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Cold Comfort

Garth Brown |

It's my impression that pigs feel the cold in a way sheep and cows don't. The way they jockey for position in the sleeping pile and their diminished interest in sorting through every blade of haylage in the outdoor feeder are a stark contrast to the ruminants, which will happily spend a placid afternoon gathered round their bales, regardless of the thermometer. (Almost, at least - a couple winters ago I had a group of weaned calves voluntarily sleep outside on a night it went down to -20. But if it's in the low single digits or colder and the wind is blasting, even the cows want some shelter from the elements.)

Like the livestock, the local population of wild mammals don't have much of a choice about where they spend their winter, so some - groundhogs and bears - hibernate, while the deer and voles and coyotes and mink just try to glean enough from the dormant land to last until spring. The birds are a different story, and I wonder why any of them choose to stay when they are so well equipped to abandon the cold for a more hospitable climate. As I've noted, for some central New York is the warm south, but I'm confused by the continued presence of the pigeons perched on the telephone pole. They puff out their feathers and tuck in their heads against the cold, but it still looks to me like they'd be happier in Florida. At least the crows are their usual raucous selves as the hop about in the corn stubble and industriously peck at roadkill deer. Presumably the birds that do opt to stay have less competition for the food sources that remain, but I have a hard time believing they particularly enjoy the cold.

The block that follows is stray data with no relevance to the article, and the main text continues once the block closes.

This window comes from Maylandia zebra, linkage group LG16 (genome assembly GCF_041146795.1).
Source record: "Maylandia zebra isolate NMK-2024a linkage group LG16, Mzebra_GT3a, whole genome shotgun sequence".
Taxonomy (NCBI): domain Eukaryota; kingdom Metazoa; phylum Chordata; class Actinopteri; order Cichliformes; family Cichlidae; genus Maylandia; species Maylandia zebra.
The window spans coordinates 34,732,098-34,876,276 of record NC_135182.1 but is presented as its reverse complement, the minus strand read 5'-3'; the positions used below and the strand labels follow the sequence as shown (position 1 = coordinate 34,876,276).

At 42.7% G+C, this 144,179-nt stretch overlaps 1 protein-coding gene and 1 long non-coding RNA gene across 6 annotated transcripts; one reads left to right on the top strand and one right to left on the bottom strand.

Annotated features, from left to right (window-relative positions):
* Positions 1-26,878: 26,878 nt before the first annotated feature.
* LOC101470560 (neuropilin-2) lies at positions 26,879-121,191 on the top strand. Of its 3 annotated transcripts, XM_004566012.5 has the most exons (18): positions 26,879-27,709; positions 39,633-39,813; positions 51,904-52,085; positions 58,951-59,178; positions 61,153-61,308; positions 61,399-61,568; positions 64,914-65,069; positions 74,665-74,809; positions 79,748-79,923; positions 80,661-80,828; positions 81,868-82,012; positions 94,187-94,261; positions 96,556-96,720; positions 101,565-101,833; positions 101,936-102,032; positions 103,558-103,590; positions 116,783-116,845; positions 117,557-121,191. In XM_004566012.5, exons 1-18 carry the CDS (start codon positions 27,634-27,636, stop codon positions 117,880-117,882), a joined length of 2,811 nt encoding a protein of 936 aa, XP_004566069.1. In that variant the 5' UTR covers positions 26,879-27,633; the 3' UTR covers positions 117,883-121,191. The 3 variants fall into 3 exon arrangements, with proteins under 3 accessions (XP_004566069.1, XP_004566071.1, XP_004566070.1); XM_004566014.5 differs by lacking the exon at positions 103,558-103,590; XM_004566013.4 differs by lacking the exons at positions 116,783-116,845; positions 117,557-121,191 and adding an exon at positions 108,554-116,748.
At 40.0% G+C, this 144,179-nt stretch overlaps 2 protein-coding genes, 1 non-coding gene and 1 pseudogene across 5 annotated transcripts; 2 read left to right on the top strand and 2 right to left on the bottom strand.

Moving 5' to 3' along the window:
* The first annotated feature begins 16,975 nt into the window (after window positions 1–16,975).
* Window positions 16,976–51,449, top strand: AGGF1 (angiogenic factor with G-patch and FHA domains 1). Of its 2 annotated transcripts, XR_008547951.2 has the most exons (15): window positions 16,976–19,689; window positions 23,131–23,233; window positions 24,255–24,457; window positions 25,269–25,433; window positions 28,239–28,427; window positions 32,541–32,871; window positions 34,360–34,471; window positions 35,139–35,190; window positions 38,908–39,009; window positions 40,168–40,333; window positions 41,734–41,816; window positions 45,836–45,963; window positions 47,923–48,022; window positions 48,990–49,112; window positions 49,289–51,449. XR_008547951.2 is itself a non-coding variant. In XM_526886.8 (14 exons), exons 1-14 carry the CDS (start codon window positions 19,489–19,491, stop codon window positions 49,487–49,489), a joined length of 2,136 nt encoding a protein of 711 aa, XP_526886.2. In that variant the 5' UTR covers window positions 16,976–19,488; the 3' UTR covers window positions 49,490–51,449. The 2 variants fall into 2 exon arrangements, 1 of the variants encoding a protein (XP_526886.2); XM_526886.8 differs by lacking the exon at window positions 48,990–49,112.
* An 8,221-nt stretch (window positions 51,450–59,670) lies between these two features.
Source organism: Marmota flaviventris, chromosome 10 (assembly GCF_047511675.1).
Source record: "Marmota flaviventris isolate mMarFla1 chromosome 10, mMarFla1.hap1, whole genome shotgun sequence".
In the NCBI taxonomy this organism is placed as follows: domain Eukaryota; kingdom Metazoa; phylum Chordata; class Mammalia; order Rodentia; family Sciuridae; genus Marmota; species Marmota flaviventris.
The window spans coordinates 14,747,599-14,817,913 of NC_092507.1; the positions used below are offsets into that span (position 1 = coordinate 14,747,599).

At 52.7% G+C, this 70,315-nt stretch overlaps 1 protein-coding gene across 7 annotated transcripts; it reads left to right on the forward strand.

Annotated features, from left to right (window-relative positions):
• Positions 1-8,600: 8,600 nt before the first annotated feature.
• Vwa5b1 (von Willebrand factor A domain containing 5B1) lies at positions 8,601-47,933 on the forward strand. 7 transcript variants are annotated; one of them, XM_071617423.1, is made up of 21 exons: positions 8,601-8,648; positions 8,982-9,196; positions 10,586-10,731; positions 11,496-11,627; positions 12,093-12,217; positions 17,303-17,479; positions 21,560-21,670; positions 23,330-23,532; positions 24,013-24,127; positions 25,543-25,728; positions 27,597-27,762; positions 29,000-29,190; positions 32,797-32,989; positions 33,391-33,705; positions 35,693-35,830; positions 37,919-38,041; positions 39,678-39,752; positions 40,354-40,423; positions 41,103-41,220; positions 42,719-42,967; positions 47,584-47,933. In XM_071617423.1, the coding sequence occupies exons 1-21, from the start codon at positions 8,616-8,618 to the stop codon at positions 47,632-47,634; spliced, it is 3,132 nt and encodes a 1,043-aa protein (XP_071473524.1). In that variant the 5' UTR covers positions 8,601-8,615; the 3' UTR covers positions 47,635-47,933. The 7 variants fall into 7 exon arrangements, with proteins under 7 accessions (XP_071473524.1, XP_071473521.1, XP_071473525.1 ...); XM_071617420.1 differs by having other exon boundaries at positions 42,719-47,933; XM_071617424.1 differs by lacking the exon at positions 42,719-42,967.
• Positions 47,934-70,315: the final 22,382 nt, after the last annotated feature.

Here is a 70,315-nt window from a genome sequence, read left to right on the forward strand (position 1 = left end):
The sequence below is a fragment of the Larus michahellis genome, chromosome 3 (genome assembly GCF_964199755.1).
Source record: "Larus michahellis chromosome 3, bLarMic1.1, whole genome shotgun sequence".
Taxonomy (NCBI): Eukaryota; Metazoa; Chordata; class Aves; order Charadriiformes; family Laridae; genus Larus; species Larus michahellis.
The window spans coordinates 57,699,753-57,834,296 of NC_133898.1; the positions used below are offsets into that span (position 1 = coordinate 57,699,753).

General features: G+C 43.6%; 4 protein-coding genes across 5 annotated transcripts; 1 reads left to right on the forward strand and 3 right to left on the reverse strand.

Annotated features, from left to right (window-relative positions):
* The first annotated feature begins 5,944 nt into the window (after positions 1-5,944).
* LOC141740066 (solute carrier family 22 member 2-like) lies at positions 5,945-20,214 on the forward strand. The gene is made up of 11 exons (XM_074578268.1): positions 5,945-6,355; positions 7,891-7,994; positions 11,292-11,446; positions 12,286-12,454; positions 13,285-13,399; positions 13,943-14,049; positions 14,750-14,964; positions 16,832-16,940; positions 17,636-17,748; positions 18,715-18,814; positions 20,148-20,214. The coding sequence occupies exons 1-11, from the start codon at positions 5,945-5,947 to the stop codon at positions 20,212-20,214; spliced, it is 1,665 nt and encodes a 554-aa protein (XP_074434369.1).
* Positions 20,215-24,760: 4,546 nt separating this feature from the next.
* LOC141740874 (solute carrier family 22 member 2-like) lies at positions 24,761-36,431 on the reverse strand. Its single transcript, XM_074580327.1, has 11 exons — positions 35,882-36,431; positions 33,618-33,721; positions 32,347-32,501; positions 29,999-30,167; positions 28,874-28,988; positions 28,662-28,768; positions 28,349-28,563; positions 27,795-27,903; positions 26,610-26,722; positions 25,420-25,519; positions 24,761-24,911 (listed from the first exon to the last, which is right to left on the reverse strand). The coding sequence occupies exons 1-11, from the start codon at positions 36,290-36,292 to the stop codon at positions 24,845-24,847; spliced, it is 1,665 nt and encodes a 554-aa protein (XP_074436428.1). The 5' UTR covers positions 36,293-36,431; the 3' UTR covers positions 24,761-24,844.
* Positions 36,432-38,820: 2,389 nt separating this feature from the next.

I'd be lying if I claimed to take the same pleasure in an overcast, freezing day as I do from a perfect spring afternoon, but I try to accept the weather with equanimity. Occasionally I even find myself enjoying the winter, though I've noticed this most often happens when it's at least sunny and when I'm doing something that is active enough to keep the blood flowing and that can be done in gloves, like splitting wood or walking a fence line. When it's blowing and far below zero all I can do is remember my old neighbor Don, who said he never understood why people around here spend so much time complaining about the cold - if you really don't like winter, you're living in the wrong place. That's usually enough to get me out the door, and I'm happy to see that pigeons and crows share this attitude.


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